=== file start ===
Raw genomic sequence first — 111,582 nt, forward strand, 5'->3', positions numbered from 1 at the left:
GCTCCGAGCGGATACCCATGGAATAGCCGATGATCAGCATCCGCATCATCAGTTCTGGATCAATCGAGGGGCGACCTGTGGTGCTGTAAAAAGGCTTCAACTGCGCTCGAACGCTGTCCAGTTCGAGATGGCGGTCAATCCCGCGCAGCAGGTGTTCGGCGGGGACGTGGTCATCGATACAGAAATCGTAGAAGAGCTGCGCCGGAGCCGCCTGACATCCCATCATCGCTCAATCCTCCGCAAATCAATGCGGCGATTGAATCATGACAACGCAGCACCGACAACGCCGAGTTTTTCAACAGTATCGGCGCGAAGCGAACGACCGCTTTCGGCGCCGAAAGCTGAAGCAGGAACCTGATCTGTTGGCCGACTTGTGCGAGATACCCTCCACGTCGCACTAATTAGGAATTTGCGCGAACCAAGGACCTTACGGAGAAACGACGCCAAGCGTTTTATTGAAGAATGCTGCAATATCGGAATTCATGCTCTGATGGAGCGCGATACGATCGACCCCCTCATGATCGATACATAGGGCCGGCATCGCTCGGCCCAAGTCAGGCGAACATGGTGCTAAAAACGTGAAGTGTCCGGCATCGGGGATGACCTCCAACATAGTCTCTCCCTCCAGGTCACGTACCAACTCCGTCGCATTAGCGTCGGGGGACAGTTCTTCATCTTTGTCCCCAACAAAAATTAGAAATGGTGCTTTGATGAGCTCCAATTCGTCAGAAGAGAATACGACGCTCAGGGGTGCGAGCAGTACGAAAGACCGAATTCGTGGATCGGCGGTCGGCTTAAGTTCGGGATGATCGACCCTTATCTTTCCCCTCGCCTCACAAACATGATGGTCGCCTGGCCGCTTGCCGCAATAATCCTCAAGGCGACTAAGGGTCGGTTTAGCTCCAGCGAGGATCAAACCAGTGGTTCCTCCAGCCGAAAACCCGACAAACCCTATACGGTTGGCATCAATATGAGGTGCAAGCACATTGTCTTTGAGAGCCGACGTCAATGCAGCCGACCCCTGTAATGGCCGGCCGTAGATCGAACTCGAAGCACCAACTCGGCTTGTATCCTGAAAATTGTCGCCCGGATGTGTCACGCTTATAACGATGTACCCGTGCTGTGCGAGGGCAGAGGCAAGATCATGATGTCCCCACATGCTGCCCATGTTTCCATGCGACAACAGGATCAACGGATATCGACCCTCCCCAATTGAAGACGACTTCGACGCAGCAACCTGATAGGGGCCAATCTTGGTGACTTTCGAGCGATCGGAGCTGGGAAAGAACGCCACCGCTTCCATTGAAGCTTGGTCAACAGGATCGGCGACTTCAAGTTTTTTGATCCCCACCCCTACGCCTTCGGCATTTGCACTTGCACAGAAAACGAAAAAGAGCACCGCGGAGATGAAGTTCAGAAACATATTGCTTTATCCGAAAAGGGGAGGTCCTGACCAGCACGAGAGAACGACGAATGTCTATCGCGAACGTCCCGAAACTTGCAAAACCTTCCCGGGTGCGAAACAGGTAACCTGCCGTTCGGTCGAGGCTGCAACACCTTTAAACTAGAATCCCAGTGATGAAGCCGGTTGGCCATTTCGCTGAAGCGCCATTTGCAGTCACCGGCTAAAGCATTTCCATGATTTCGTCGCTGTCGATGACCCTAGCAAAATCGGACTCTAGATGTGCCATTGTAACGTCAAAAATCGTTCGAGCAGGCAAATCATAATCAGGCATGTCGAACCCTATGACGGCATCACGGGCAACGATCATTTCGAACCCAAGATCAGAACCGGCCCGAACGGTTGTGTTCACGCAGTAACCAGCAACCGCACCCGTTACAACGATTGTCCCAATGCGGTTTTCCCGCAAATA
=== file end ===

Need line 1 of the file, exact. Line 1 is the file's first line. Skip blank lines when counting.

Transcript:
Raw genomic sequence first — 111,582 nt, forward strand, 5'->3', positions numbered from 1 at the left: